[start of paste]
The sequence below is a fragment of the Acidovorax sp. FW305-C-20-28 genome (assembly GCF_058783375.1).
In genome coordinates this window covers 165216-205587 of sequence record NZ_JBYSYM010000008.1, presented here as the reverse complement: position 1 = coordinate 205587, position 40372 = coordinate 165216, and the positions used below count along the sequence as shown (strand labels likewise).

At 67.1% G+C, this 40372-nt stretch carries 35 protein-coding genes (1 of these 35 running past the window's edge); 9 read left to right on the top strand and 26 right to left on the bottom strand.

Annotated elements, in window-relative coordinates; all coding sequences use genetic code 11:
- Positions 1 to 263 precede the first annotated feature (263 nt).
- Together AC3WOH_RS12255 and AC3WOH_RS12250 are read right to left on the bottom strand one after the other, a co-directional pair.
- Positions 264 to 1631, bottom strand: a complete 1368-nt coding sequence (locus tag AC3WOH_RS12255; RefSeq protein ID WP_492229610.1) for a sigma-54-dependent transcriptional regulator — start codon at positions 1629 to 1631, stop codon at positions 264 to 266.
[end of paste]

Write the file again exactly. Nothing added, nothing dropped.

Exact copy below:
The sequence below is a fragment of the Acidovorax sp. FW305-C-20-28 genome (assembly GCF_058783375.1).
In genome coordinates this window covers 165216-205587 of sequence record NZ_JBYSYM010000008.1, presented here as the reverse complement: position 1 = coordinate 205587, position 40372 = coordinate 165216, and the positions used below count along the sequence as shown (strand labels likewise).

At 67.1% G+C, this 40372-nt stretch carries 35 protein-coding genes (1 of these 35 running past the window's edge); 9 read left to right on the top strand and 26 right to left on the bottom strand.

Annotated elements, in window-relative coordinates; all coding sequences use genetic code 11:
- Positions 1 to 263 precede the first annotated feature (263 nt).
- Together AC3WOH_RS12255 and AC3WOH_RS12250 are read right to left on the bottom strand one after the other, a co-directional pair.
- Positions 264 to 1631, bottom strand: a complete 1368-nt coding sequence (locus tag AC3WOH_RS12255; RefSeq protein ID WP_492229610.1) for a sigma-54-dependent transcriptional regulator — start codon at positions 1629 to 1631, stop codon at positions 264 to 266.